I keep a cartoon on my desk in my office that shows a mechanic leaning over a car engine while his boss stands looking over his shoulder, asking, “Did I tell you that you’re doing a good job?” The mechanic replies, “No,” to which the boss responds, “I didn’t think so.”
Affirmation is a tricky thing. With over 35 years of experience in ministry, I’ve learned not to rely on affirmation and to find it solely in the satisfaction that I have been faithful to the principles that guide and inspire my work. Having said that, when affirmation is offered, it is most welcome! Personally, I believe that affirmation is underrated. I believe that to affirm someone is to bless that person! It is a way of letting someone know that he/she and his/her efforts are recognized, appreciated, and validated.
As we transition from one catechetical year to another, I encourage all catechetical leaders to affirm the work that your catechists have done. Bless them! Catechists do not always receive affirmation from those they teach or from the parents of those they teach. To affirm catechists is much more than a “warm fuzzy”—it is a way of letting them know that they are fulfilling their baptismal call and of nourishing their vocations.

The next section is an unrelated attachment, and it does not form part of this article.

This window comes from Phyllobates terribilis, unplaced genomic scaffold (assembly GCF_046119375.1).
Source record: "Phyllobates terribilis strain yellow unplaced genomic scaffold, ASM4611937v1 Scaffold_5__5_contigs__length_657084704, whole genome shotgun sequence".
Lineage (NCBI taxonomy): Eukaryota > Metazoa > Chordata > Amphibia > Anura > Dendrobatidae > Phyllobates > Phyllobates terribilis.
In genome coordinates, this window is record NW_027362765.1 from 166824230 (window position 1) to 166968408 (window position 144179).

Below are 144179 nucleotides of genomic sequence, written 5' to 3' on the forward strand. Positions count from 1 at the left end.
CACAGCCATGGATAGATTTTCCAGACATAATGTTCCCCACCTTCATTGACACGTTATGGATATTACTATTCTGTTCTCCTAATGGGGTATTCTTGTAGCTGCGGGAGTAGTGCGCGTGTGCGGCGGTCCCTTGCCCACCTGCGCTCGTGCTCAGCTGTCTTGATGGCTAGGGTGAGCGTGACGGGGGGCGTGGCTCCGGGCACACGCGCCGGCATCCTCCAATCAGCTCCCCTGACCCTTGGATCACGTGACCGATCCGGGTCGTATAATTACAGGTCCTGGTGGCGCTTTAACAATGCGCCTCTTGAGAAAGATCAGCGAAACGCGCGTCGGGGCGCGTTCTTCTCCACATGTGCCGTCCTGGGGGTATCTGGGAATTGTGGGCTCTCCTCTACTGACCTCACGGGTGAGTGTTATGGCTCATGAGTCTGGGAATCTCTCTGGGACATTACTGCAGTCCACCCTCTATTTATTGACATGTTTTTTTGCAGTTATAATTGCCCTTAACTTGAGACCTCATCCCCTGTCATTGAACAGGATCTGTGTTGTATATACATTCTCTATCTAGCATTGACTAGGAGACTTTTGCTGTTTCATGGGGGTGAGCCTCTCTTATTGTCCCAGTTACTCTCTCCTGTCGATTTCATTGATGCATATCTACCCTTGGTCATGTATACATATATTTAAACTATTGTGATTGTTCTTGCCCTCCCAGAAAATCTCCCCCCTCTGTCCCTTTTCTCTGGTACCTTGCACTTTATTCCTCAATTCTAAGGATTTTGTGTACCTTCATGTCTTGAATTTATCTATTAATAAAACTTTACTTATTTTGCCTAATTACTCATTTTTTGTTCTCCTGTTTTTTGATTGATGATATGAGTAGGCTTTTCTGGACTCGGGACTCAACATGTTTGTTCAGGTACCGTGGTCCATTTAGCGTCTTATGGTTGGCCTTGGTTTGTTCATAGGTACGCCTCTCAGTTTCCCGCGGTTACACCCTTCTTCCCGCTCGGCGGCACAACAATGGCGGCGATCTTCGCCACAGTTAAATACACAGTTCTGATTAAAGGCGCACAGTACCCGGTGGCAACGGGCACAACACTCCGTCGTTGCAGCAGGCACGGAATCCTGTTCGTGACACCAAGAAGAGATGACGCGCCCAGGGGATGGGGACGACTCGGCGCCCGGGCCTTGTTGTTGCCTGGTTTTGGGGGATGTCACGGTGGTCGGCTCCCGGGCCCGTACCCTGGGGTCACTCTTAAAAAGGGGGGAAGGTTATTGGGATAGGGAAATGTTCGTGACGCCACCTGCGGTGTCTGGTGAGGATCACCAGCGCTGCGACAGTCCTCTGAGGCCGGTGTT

In her book, Cultivating Your Catechists (part of the Effective Catechetical Leader series), Jayne Mondoy asserts that affirming catechists is key to retaining them. Jayne suggests some of the following strategies:
- Provide opportunities for catechists to be “promoted” (e.g. named a grade-level coordinator or an official mentor).
- Affirm catechists through a prayer experience at the end of the year, and invite parents to be present to affirm them.
- Ask the pastor to visit classrooms to affirm catechists in front of their students.
- Celebrate catechists’ birthdays and anniversaries.
- Offer hospitality and refreshments (even meals) when catechists gather.
- Organize a celebration to thank catechists.
- Publicly recognize them for their dedication.
- Send notes, cards, e-mails, or texts to catechists thanking them for their service and affirming them for their dedication.
What are some of the ways you affirm catechists or have been affirmed as a catechist?